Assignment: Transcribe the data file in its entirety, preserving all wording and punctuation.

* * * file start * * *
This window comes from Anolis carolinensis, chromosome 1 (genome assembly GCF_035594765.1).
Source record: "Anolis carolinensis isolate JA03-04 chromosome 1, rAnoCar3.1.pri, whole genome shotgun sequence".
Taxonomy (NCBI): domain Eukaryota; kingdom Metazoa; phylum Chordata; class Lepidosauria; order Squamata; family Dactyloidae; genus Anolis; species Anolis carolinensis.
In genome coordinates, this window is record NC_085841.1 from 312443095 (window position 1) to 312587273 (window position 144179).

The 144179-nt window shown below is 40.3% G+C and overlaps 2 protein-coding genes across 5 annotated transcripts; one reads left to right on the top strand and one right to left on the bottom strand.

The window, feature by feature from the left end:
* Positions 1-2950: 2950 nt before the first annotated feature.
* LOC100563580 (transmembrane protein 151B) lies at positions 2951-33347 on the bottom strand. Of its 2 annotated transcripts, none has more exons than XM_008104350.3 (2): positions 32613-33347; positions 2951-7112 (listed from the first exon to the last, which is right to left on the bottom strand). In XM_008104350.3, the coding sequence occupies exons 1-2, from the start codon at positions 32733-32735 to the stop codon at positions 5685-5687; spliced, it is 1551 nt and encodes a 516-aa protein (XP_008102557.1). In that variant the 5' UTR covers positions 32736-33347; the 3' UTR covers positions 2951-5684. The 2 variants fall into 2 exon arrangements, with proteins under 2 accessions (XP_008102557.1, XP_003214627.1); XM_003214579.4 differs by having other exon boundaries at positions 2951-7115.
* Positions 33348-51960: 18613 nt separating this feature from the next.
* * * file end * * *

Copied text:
This window comes from Anolis carolinensis, chromosome 1 (genome assembly GCF_035594765.1).
Source record: "Anolis carolinensis isolate JA03-04 chromosome 1, rAnoCar3.1.pri, whole genome shotgun sequence".
Taxonomy (NCBI): domain Eukaryota; kingdom Metazoa; phylum Chordata; class Lepidosauria; order Squamata; family Dactyloidae; genus Anolis; species Anolis carolinensis.
In genome coordinates, this window is record NC_085841.1 from 312443095 (window position 1) to 312587273 (window position 144179).

The 144179-nt window shown below is 40.3% G+C and overlaps 2 protein-coding genes across 5 annotated transcripts; one reads left to right on the top strand and one right to left on the bottom strand.

The window, feature by feature from the left end:
* Positions 1-2950: 2950 nt before the first annotated feature.
* LOC100563580 (transmembrane protein 151B) lies at positions 2951-33347 on the bottom strand. Of its 2 annotated transcripts, none has more exons than XM_008104350.3 (2): positions 32613-33347; positions 2951-7112 (listed from the first exon to the last, which is right to left on the bottom strand). In XM_008104350.3, the coding sequence occupies exons 1-2, from the start codon at positions 32733-32735 to the stop codon at positions 5685-5687; spliced, it is 1551 nt and encodes a 516-aa protein (XP_008102557.1). In that variant the 5' UTR covers positions 32736-33347; the 3' UTR covers positions 2951-5684. The 2 variants fall into 2 exon arrangements, with proteins under 2 accessions (XP_008102557.1, XP_003214627.1); XM_003214579.4 differs by having other exon boundaries at positions 2951-7115.
* Positions 33348-51960: 18613 nt separating this feature from the next.